The Gambler’s Fallacy, also known as the Monte Carlo Fallacy, is the proposition that people, instead of accepting an actual independence of successive outcomes, are influenced in their perceptions of the next possible outcome by the results of the preceding sequence of outcomes – e.g. throws of a die, spins of a wheel. Put another way, the fallacy is the mistaken belief that the probability of an event is decreased when the event has occurred recently, even though the probability of the event is objectively known to be independent across trials.

This can be illustrated by considering the repeated toss of a fair coin. The outcomes of each coin toss are in fact independent of each other, and the probability of getting heads on a single toss is 1/2. The probability of getting two heads in two tosses is 1/4, of three heads in three tosses is 1/8, and of four heads in a row is 1/16. Since the probability of a run of five successive heads is 1/32, the fallacy is to believe that the next toss would be more likely to come up tails rather than heads again. In fact, “5 heads in a row” and “4 heads, then tails” both have a probability of 1/32. Since the first four tosses turn u heads, the probability that the next toss is a head is 1/2, and similarly for tails.

While a run of five heads in a row has a probability of 1/32, this applies only before the first coin is tossed. After the first four tosses, the next coin toss has a probability of 1/2 Heads and 1/2 Tails.

The so-called Inverse Gambler’s Fallacy is where someone entering a room sees an individual rolling a double six with a pair of fair dice and concludes (with flawed logic) that the person must have been rolling the dice for some time, as it is unlikely that they would roll a double six on a first or early attempt.

The existence of a ‘gambler’s fallacy’ can be traced to laboratory studies and lottery-type games (Clotfelter and Cook, 1993; Terrell, 1994). Clotfelter and Cook found (in a study of a Maryland numbers game) a significant fall in the amount of money wagered on winning numbers in the days following the win, an effect which did not disappear entirely until after about sixty days. This particular game was, however, characterized by a fixed-odds payout to a unit bet, and so the gambler’s fallacy had no effect on expected returns. In pari-mutuel games, on the other hand, the return to a winning number is linked to the amount of money bet on that number, and so the operation of a systematic bias against certain numbers will tend to increase the expected return on those numbers.

Terrell (1994) investigated one such pari-mutuel system, the New Jersey State Lottery. In a sample of 1,785 drawings from 1988 to 1993, he constructed a subsample of 97 winners which repeated as a winner within the 60 day cut-off point suggested by Clotfelter and Cook. He found that these numbers had a higher payout than when they previously won on 80 of the 97 occasions. To determine the relationship, he regressed the payout to winning numbers on the number of days since the last win by that number. The expected payout increased by 28% one day after winning, and decreased from this level by c. 0.5% each day after the number won, returning to its original level 60 days later. The size of the gambler’s fallacy, while significant, was less than that found by Clotfelter and Cook in their fixed-odds numbers game.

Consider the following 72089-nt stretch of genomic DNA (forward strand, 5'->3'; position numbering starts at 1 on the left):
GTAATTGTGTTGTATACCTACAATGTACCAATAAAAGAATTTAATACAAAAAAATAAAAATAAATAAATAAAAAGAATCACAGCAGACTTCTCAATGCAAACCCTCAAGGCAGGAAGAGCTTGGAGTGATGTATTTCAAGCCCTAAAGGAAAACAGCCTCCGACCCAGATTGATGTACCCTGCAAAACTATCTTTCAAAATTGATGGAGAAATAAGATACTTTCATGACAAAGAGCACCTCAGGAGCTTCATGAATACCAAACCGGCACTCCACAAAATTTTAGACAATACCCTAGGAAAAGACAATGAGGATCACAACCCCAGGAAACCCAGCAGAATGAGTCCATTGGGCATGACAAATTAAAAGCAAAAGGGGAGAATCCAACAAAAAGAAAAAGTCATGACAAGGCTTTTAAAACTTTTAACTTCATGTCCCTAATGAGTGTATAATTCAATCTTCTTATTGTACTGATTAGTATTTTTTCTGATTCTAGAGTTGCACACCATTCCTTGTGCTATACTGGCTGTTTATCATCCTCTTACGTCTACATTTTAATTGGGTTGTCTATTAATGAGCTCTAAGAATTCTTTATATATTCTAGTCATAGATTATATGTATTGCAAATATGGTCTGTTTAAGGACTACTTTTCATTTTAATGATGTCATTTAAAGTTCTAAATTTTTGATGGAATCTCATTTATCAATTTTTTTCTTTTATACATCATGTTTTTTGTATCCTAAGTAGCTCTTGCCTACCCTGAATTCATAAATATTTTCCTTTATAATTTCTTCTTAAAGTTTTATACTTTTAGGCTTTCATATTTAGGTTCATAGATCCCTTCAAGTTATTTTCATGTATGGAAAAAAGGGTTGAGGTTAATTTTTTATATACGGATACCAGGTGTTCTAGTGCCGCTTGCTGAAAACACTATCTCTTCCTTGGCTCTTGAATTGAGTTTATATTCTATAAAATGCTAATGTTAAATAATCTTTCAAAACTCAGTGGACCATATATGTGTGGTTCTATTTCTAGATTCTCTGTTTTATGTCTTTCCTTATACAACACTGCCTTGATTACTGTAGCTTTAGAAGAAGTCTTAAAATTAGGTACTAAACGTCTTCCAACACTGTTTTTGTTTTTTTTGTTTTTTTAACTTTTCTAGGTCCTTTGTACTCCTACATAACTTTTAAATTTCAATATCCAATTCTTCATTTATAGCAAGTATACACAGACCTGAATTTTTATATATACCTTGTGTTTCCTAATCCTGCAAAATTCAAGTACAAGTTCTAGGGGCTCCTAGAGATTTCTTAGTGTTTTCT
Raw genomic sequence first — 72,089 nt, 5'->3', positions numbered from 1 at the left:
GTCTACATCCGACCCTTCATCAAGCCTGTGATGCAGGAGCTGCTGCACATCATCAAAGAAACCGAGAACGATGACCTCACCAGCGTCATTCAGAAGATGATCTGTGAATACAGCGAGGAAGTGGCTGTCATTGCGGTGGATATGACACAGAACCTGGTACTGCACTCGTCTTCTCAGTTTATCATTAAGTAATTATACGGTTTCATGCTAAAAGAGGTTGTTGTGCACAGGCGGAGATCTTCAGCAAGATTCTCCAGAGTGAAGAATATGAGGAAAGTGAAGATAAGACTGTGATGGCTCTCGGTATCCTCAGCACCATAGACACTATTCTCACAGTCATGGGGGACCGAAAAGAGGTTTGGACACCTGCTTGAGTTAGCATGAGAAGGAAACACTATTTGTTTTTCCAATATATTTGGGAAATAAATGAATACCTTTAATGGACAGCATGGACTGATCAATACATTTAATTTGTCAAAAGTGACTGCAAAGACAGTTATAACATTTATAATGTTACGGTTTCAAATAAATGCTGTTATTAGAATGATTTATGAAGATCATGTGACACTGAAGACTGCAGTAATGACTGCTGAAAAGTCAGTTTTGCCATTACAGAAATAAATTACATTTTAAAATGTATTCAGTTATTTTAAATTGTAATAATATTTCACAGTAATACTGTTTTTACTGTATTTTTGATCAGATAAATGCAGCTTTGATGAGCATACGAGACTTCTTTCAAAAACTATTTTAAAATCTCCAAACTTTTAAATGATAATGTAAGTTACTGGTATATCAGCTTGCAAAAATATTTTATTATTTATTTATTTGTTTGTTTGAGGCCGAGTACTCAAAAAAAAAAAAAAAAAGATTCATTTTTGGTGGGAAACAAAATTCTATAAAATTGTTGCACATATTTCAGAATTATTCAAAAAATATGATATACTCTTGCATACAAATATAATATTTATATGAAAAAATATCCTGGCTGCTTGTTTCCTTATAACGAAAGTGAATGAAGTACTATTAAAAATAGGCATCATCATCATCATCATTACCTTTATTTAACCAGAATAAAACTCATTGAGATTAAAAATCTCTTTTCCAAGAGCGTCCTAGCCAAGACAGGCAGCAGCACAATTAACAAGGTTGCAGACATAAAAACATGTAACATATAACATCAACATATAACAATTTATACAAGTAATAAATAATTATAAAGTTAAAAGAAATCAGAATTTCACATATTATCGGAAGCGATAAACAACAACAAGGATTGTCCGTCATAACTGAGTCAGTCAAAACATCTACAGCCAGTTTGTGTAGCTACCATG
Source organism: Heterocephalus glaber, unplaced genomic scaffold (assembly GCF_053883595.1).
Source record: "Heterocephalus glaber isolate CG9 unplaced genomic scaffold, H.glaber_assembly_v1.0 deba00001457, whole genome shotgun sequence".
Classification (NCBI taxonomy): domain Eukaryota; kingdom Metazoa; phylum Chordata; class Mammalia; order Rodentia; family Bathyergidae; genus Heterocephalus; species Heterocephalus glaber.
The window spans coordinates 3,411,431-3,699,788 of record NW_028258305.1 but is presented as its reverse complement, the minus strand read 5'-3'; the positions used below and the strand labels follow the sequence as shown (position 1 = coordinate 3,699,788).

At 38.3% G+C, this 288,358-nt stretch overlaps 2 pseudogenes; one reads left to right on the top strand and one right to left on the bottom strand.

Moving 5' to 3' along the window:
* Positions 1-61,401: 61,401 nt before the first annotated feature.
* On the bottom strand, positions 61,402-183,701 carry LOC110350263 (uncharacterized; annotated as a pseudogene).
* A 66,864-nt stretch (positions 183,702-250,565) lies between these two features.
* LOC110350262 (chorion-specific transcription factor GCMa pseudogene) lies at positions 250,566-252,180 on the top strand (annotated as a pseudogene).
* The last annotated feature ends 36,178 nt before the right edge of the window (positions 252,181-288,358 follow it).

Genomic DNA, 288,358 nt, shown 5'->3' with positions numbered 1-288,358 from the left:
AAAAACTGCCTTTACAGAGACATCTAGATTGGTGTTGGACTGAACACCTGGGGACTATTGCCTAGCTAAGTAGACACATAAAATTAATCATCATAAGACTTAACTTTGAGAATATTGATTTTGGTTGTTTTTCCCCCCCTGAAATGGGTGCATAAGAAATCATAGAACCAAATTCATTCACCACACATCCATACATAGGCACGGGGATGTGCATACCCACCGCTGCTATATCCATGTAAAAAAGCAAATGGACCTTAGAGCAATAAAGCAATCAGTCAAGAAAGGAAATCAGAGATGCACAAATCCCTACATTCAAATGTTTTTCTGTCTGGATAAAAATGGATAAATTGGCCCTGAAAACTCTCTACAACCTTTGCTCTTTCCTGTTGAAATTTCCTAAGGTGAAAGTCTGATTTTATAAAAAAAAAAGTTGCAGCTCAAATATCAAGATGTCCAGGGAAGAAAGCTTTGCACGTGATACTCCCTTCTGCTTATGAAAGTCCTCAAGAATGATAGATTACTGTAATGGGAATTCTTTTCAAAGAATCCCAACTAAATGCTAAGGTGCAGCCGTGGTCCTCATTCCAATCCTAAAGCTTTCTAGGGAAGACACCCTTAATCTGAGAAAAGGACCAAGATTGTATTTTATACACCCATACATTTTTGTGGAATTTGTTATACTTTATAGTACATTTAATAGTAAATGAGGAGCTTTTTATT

It is as if irrational behaviour exists, but reduces as the cost of the anomalous behaviour increases.

An opposite effect is where people tend to predict the same outcome as the previous event, resulting in a belief that there are streaks in performance. This is known as the ‘hot hand effect’, and normally applies in the context of human performance, as in basketball shots, whereas the Gambler’s Fallacy is applied to inanimate games such as coin tosses or spins of a roulette wheel. This is because human performance may not be perceived as random in the same way as, say, a coin flip.

Exercise

Distinguish between the Gambler’s Fallacy, the Inverse Gambler’s Fallacy and the Hot Hand Effect. Can these three phenomena be logically reconciled?

Gambler’s Fallacy. Wikipedia. https://en.wikipedia.org/wiki/Gambler%27s_fallacy

Gambler’s Fallacy. Logically Fallacious. https://www.logicallyfallacious.com/tools/lp/Bo/LogicalFallacies/98/Gambler-s-Fallacy

Gambler’s Fallacy. RationalWiki. https://rationalwiki.org/wiki/Gambler%27s_fallacy

Inverse Gambler’s Fallacy. Wikipedia. https://en.wikipedia.org/wiki/Inverse_gambler%27s_fallacy

Inverse Gambler’s Fallacy. RationalWiki. https://rationalwiki.org/wiki/Gambler%27s_fallacy

Hot Hand. Wikipedia. https://en.wikipedia.org/wiki/Hot_hand

Clotfelter, C.T. and Cook, P.J. (1993). Notes: The “Gambler’s Fallacy” in Lottery Play, Management Science, 39.12,i-1553. https://pubsonline.informs.org/doi/abs/10.1287/mnsc.39.12.1521

Click to access w3769.pdf

Terrell, D. (1994). A Test of the Gambler’s Fallacy: Evidence from Pari-Mutuel Games. Journal of Risk and Uncertainty. 8,3, 309-317. https://link.springer.com/article/10.1007/BF01064047